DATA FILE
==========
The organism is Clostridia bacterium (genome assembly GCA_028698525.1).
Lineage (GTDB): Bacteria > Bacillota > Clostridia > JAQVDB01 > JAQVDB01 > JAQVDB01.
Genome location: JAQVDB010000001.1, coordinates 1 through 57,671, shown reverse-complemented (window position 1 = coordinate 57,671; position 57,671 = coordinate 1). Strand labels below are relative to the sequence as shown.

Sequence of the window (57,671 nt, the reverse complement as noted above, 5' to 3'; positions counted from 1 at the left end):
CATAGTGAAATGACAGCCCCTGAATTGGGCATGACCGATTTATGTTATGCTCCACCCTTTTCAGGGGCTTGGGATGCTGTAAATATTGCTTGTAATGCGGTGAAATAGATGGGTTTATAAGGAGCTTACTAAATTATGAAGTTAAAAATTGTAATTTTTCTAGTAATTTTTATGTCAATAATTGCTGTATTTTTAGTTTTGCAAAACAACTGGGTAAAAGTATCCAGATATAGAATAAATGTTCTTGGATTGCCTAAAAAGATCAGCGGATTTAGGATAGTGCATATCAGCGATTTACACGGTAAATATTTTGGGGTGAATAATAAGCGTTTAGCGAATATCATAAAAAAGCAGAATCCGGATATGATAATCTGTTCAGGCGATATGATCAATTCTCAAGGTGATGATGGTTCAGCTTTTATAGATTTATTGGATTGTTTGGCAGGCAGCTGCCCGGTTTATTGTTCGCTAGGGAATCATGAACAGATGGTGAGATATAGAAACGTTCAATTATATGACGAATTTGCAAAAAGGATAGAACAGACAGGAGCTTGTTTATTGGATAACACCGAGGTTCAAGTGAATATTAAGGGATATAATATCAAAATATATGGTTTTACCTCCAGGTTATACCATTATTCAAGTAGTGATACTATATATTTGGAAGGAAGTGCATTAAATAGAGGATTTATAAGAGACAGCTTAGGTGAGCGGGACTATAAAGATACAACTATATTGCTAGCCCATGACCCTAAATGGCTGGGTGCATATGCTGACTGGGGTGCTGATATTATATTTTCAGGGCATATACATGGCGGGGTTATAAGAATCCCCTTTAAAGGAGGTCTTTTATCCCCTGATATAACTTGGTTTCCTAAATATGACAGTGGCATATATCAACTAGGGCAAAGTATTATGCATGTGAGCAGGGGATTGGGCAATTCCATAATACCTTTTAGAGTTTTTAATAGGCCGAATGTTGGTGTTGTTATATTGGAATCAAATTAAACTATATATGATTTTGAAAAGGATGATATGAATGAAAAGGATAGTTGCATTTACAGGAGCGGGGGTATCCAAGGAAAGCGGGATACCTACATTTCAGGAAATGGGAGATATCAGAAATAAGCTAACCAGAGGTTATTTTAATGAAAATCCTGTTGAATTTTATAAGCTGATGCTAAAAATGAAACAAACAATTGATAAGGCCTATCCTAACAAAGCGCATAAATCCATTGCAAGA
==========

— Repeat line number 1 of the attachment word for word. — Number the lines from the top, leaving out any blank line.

The organism is Clostridia bacterium (genome assembly GCA_028698525.1).